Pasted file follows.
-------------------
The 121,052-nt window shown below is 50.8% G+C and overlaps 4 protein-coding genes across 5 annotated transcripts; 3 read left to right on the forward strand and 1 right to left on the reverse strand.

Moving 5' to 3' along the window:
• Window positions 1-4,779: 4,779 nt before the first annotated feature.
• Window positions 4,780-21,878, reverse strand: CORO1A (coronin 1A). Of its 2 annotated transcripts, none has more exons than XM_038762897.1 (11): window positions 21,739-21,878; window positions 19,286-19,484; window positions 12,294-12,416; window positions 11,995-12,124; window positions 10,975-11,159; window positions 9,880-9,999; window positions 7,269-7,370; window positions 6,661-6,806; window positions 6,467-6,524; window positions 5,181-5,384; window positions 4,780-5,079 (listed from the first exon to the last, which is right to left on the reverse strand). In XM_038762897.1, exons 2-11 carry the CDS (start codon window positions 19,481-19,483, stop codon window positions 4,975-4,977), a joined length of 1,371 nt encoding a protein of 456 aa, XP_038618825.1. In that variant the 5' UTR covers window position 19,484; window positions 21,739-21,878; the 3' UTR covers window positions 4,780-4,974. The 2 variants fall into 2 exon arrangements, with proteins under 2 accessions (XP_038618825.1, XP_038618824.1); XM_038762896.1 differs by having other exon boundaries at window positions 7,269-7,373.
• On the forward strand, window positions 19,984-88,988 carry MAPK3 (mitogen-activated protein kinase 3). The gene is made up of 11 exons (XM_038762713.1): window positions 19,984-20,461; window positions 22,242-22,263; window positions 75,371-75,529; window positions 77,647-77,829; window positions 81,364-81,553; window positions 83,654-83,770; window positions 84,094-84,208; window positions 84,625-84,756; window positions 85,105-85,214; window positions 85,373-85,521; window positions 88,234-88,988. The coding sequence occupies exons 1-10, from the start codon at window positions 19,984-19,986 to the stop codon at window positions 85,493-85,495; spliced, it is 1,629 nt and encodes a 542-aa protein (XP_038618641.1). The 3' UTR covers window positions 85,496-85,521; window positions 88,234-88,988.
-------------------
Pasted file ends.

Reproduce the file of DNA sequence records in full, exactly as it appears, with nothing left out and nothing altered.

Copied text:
The 121,052-nt window shown below is 50.8% G+C and overlaps 4 protein-coding genes across 5 annotated transcripts; 3 read left to right on the forward strand and 1 right to left on the reverse strand.

Moving 5' to 3' along the window:
• Window positions 1-4,779: 4,779 nt before the first annotated feature.
• Window positions 4,780-21,878, reverse strand: CORO1A (coronin 1A). Of its 2 annotated transcripts, none has more exons than XM_038762897.1 (11): window positions 21,739-21,878; window positions 19,286-19,484; window positions 12,294-12,416; window positions 11,995-12,124; window positions 10,975-11,159; window positions 9,880-9,999; window positions 7,269-7,370; window positions 6,661-6,806; window positions 6,467-6,524; window positions 5,181-5,384; window positions 4,780-5,079 (listed from the first exon to the last, which is right to left on the reverse strand). In XM_038762897.1, exons 2-11 carry the CDS (start codon window positions 19,481-19,483, stop codon window positions 4,975-4,977), a joined length of 1,371 nt encoding a protein of 456 aa, XP_038618825.1. In that variant the 5' UTR covers window position 19,484; window positions 21,739-21,878; the 3' UTR covers window positions 4,780-4,974. The 2 variants fall into 2 exon arrangements, with proteins under 2 accessions (XP_038618825.1, XP_038618824.1); XM_038762896.1 differs by having other exon boundaries at window positions 7,269-7,373.
• On the forward strand, window positions 19,984-88,988 carry MAPK3 (mitogen-activated protein kinase 3). The gene is made up of 11 exons (XM_038762713.1): window positions 19,984-20,461; window positions 22,242-22,263; window positions 75,371-75,529; window positions 77,647-77,829; window positions 81,364-81,553; window positions 83,654-83,770; window positions 84,094-84,208; window positions 84,625-84,756; window positions 85,105-85,214; window positions 85,373-85,521; window positions 88,234-88,988. The coding sequence occupies exons 1-10, from the start codon at window positions 19,984-19,986 to the stop codon at window positions 85,493-85,495; spliced, it is 1,629 nt and encodes a 542-aa protein (XP_038618641.1). The 3' UTR covers window positions 85,496-85,521; window positions 88,234-88,988.